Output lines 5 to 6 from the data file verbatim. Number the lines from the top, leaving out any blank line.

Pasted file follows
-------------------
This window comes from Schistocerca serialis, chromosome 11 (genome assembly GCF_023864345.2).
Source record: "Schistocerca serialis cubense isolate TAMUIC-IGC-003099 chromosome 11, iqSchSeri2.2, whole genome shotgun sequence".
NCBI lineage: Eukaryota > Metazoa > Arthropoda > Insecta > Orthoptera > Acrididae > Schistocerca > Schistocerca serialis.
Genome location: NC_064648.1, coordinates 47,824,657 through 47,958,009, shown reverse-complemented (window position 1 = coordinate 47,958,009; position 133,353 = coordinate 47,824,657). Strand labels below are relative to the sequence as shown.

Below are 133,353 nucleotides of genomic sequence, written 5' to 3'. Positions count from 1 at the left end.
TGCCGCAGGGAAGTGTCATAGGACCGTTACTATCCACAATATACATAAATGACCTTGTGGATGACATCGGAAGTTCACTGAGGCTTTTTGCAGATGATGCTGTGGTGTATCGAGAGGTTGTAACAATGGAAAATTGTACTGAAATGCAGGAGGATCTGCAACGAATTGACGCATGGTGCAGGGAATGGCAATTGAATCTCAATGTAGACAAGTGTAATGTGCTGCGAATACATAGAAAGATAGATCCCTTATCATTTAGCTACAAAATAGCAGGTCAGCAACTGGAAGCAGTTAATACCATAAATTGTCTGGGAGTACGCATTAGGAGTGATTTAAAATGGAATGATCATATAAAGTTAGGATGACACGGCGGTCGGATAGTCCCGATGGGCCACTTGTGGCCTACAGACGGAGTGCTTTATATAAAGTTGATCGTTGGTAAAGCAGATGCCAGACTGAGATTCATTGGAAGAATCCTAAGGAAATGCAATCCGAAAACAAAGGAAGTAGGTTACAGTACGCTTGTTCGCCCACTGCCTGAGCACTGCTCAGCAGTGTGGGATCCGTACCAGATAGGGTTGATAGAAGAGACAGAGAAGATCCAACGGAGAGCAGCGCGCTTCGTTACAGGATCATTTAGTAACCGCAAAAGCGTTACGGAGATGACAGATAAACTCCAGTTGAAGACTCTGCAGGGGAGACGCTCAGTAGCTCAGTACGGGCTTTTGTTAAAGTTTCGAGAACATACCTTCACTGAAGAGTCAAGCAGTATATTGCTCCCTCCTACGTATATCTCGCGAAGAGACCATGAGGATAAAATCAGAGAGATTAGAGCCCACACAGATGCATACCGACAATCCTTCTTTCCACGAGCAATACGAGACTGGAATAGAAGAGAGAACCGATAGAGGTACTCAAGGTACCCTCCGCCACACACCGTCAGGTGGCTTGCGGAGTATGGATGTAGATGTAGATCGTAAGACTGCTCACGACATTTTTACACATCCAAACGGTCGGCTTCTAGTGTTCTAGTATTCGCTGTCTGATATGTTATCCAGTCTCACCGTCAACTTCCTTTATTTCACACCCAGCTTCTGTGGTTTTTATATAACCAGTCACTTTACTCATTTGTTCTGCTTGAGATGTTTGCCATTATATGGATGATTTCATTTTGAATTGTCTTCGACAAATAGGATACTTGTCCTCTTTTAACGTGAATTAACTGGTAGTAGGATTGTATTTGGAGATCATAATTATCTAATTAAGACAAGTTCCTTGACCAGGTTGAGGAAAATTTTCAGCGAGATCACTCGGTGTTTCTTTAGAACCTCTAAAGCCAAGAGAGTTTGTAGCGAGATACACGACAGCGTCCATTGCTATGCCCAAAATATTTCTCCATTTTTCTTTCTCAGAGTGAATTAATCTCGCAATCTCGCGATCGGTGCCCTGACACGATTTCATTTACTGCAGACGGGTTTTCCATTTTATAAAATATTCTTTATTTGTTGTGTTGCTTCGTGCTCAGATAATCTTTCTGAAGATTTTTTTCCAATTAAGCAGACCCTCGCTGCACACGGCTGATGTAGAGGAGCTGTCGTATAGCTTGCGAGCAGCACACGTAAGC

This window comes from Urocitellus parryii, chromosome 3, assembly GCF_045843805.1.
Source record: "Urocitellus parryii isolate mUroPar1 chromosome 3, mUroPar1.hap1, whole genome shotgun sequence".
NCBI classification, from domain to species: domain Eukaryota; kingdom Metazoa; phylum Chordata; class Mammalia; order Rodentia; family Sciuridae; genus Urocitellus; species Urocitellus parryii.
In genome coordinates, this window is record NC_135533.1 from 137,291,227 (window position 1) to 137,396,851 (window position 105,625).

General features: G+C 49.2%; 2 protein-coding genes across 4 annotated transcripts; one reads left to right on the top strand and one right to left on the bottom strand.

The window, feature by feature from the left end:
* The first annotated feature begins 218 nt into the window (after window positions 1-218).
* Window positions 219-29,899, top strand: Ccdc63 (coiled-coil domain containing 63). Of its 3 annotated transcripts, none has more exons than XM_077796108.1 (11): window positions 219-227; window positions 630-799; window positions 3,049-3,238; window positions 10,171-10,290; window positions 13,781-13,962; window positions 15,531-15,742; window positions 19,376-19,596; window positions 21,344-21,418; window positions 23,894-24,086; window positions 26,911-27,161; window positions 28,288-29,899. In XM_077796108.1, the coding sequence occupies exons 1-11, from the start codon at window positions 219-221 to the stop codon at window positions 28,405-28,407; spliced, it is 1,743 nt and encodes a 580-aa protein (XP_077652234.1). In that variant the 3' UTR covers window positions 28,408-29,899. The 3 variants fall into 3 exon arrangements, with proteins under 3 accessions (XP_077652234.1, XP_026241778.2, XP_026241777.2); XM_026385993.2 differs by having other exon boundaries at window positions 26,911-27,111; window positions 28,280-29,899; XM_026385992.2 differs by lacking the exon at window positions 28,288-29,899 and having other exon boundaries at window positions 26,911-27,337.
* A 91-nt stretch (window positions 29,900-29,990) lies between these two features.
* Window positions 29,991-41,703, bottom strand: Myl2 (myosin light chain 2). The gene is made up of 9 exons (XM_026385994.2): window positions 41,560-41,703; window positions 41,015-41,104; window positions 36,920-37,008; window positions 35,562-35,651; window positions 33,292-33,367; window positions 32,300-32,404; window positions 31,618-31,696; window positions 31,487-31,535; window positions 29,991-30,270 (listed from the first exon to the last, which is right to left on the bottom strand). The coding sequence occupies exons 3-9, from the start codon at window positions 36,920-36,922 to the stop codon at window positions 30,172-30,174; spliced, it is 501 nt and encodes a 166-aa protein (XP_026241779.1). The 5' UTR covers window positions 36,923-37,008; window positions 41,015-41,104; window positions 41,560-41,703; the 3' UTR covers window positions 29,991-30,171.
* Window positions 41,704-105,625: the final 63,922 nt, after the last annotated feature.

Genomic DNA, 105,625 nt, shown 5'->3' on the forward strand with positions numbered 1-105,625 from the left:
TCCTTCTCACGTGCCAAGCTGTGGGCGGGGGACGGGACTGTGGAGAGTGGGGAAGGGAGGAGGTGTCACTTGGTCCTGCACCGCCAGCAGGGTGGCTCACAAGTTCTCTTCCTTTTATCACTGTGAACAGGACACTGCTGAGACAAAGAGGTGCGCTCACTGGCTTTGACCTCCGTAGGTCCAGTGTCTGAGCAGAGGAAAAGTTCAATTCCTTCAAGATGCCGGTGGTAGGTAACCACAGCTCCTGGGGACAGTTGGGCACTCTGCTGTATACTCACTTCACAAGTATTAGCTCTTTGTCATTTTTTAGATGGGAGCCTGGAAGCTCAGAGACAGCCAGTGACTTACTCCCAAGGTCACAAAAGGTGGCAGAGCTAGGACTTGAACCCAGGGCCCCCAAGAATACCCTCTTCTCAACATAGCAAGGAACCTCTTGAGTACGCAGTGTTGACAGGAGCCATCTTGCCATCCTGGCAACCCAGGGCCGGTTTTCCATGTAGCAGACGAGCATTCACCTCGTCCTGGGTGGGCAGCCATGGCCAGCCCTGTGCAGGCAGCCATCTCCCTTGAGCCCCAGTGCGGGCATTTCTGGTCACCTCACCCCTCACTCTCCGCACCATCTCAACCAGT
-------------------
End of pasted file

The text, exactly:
Below are 133,353 nucleotides of genomic sequence, written 5' to 3'. Positions count from 1 at the left end.
TGCCGCAGGGAAGTGTCATAGGACCGTTACTATCCACAATATACATAAATGACCTTGTGGATGACATCGGAAGTTCACTGAGGCTTTTTGCAGATGATGCTGTGGTGTATCGAGAGGTTGTAACAATGGAAAATTGTACTGAAATGCAGGAGGATCTGCAACGAATTGACGCATGGTGCAGGGAATGGCAATTGAATCTCAATGTAGACAAGTGTAATGTGCTGCGAATACATAGAAAGATAGATCCCTTATCATTTAGCTACAAAATAGCAGGTCAGCAACTGGAAGCAGTTAATACCATAAATTGTCTGGGAGTACGCATTAGGAGTGATTTAAAATGGAATGATCATATAAAGTTAGGATGACACGGCGGTCGGATAGTCCCGATGGGCCACTTGTGGCCTACAGACGGAGTGCTTTATATAAAGTTGATCGTTGGTAAAGCAGATGCCAGACTGAGATTCATTGGAAGAATCCTAAGGAAATGCAATCCGAAAACAAAGGAAGTAGGTTACAGTACGCTTGTTCGCCCACTGCCTGAGCACTGCTCAGCAGTGTGGGATCCGTACCAGATAGGGTTGATAGAAGAGACAGAGAAGATCCAACGGAGAGCAGCGCGCTTCGTTACAGGATCATTTAGTAACCGCAAAAGCGTTACGGAGATGACAGATAAACTCCAGTTGAAGACTCTGCAGGGGAGACGCTCAGTAGCTCAGTACGGGCTTTTGTTAAAGTTTCGAGAACATACCTTCACTGAAGAGTCAAGCAGTATATTGCTCCCTCCTACGTATATCTCGCGAAGAGACCATGAGGATAAAATCAGAGAGATTAGAGCCCACACAGATGCATACCGACAATCCTTCTTTCCACGAGCAATACGAGACTGGAATAGAAGAGAGAACCGATAGAGGTACTCAAGGTACCCTCCGCCACACACCGTCAGGTGGCTTGCGGAGTATGGATGTAGATGTAGATCGTAAGACTGCTCACGACATTTTTACACATCCAAACGGTCGGCTTCTAGTGTTCTAGTATTCGCTGTCTGATATGTTATCCAGTCTCACCGTCAACTTCCTTTATTTCACACCCAGCTTCTGTGGTTTTTATATAACCAGTCACTTTACTCATTTGTTCTGCTTGAGATGTTTGCCATTATATGGATGATTTCATTTTGAATTGTCTTCGACAAATAGGATACTTGTCCTCTTTTAACGTGAATTAACTGGTAGTAGGATTGTATTTGGAGATCATAATTATCTAATTAAGACAAGTTCCTTGACCAGGTTGAGGAAAATTTTCAGCGAGATCACTCGGTGTTTCTTTAGAACCTCTAAAGCCAAGAGAGTTTGTAGCGAGATACACGACAGCGTCCATTGCTATGCCCAAAATATTTCTCCATTTTTCTTTCTCAGAGTGAATTAATCTCGCAATCTCGCGATCGGTGCCCTGACACGATTTCATTTACTGCAGACGGGTTTTCCATTTTATAAAATATTCTTTATTTGTTGTGTTGCTTCGTGCTCAGATAATCTTTCTGAAGATTTTTTTCCAATTAAGCAGACCCTCGCTGCACACGGCTGATGTAGAGGAGCTGTCGTATAGCTTGCGAGCAGCACACGTAAGC